Finish Your Veggies and You’ll Get to Watch Dad Eat Humble Pie

“Never break promises you make to your kids” is parenting advice I’ve heard since before I knew how children were made. Some people take it a step further and say, “Never make promises unless you’re absolutely sure you can follow through on them.” It makes perfect sense, of course. If I lie to my kids, they won’t trust me. And if my kids don’t trust me, they’ll think it’s a good idea to get teen-pregnant while snorting every drug ever off of rolled-up porn magazines.

“If you eat all your tomatoes, you can have some strawberries for dessert.” That was the deal yesterday at lunch. It’s a mealtime paradigm that my two-year-old is very familiar with (not to mention a golden win-win for a health-conscious dad). Imagine my horror, then, when I went to the fridge to fetch the promised reward and found…

P.S. Don't look in your wallet. Sincerely, your wi...I mean, still the strawberry gremlins.

…no strawberries. No strawberries? Panic! What to do!? You know, besides envision a future therapy session in which she identifies this moment as the reason she was never able to trust men.

I was halfway through dialing up my wife at work when a thought struck me. Perhaps there was still a way to resolve this without permanently destroying my daughter’s future. If she’s able to comprehend “do X and you’ll get Y,” perhaps she could also understand, “Daddy’s a moron and forgot to make sure we still have Y. Would you like Z instead?”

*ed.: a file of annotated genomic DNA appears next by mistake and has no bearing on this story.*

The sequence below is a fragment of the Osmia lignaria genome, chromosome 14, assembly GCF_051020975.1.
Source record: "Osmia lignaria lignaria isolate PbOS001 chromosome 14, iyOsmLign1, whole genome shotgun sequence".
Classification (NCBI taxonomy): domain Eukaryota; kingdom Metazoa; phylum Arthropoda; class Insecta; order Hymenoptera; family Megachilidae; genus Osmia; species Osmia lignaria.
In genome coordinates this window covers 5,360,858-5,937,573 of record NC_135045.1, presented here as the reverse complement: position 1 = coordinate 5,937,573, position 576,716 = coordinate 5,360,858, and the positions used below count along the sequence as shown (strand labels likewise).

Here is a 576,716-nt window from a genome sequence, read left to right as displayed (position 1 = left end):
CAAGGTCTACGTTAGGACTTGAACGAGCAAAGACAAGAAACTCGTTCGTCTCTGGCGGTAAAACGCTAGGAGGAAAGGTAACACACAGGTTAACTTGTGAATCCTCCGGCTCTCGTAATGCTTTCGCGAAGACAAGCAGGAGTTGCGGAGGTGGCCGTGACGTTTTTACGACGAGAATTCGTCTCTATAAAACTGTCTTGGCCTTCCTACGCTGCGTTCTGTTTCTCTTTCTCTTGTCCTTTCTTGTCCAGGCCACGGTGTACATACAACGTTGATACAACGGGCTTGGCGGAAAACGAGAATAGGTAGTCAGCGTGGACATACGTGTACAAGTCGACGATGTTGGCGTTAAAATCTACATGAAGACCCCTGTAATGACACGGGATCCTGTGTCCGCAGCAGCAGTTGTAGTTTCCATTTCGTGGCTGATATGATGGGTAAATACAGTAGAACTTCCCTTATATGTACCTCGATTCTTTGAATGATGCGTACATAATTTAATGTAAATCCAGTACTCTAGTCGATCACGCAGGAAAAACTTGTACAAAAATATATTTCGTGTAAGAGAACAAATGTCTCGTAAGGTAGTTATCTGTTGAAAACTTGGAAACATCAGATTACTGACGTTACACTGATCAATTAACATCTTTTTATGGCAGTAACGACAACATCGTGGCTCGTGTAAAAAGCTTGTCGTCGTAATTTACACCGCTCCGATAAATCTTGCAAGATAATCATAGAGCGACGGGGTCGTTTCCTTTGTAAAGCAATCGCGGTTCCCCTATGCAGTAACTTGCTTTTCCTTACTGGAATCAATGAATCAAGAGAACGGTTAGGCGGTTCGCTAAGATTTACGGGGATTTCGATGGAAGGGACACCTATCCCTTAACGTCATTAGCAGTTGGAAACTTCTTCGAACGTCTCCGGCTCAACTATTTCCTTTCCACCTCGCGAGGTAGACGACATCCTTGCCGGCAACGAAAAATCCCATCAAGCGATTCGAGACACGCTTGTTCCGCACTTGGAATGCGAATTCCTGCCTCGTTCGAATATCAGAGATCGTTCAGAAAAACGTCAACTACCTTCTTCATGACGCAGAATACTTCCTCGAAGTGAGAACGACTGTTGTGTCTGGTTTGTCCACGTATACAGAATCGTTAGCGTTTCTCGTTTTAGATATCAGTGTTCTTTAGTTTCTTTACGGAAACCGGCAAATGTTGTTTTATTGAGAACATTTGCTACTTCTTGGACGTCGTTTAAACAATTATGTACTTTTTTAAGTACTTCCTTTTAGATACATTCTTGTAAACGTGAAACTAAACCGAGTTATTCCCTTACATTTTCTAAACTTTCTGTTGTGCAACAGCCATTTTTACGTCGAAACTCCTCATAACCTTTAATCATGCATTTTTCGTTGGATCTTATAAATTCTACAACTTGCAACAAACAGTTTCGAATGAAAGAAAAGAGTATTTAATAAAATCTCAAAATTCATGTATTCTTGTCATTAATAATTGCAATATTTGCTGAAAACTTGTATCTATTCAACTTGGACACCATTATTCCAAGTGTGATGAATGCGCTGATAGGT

And so, with a deep breath of contrition, I sat down in front of her high chair and said the most humbling words I’ve ever spoken to my daughter: “Sweetheart, Daddy made a mistake. I thought there were some strawberries but they’re actually all gone. I’m very sorry. Would you like something else instead?”

While I was speaking, her gigantic blue eyes stared quietly at me, absorbing each word in turn. When I was done, she glanced away to process what I had said, then replied, “Have some oranges?”

Whew. Disaster averted. I gave her some orange slices and a couple of other things she asked for (because she’s growing, y’know, not because I was feeling guilty). Our future relationship was saved, and all because I listened to another great piece of parenting advice: “Always be willing to apologize to your kids when you make a mistake.”

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